Surprisingly the number of deals and the amount invested under EIS (Enterprise Investment Schemes) fell last year by 15%. 

The number of companies raising funding through the scheme fell from 4,480 to 4,205 last year, raising just under £2bn between them, down from a record £2.3bn the previous year. 

Despite the fall, if you are looking to raise equity investment in your business, knowing about the Seed Enterprise Investment Scheme (SEIS) and Enterprise Investment Scheme (EIS) Schemes are a must. These are HMRC approved schemes that allow individuals to invest in early stage or established businesses and obtain attractive tax breaks. The schemes have been going since 1994 so very well established.  

Around £2bn a year is invested into SEIS and EIS companies. They are excellent schemes and for businesses looking to raise equity they are a pretty much a pre-requisite for most investors. It may be down to a lack of knowledge as we do meet many entrepreneurs who are unaware of the schemes that can be so beneficial to their changes of investment.  

Some changes came into force last year for SEIS, making this scheme even more critical for early-stage businesses and their investment strategy.  
 
The headline details are:  

SEIS Scheme 
– Businesses up to 3 years old (from first commercial sale)  
– Company can raise up to £250k  
– Individual can invest up to £200k and receive up to 50% of their investment as an offset to their personal tax bill  
– If shares held for 3 years then no capital gains tax  
– If the company fails the investor would also receive loss relief that could lead up to 72.5% of total investment being recouped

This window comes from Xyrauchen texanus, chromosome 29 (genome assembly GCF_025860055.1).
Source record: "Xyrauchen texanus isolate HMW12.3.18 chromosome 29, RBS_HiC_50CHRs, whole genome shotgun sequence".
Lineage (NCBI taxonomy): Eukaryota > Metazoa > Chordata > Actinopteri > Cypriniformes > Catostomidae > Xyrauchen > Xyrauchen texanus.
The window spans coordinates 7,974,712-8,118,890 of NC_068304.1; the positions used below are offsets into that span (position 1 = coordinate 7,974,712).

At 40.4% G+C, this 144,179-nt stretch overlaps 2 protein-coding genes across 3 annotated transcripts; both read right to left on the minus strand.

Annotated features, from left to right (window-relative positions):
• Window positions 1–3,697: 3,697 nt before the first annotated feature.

EIS Scheme 
– Established business up to 7 years old* (from first commercial sale)  
– Company can raise up to £5m per annum (£10m for KIC)  
– Individual can invest up to £1m per annum  
– Same benefits as SEIS apart from initial tax relief is 30% not 50%  

– If shares held for 3 years then no capital gains tax  

*this can be extended to 10 years if you are a Knowledge Intensive Company (KIC) which means carrying out research, development or innovation that will create intellectual property and includes 20% of employees carrying out the research.  

  
We have advised on more than 100 of these schemes now and can produce the package that needs to go to HMRC for what is called an Advanced Assurance Certificate, which is HMRC confirming in writing that your proposals and eligibility are okay, and you can then show the certificate to potential investors.  

If you wish to find out more about the scheme or would like to discuss us obtaining you an Advanced Assurance Certificate, please contact us.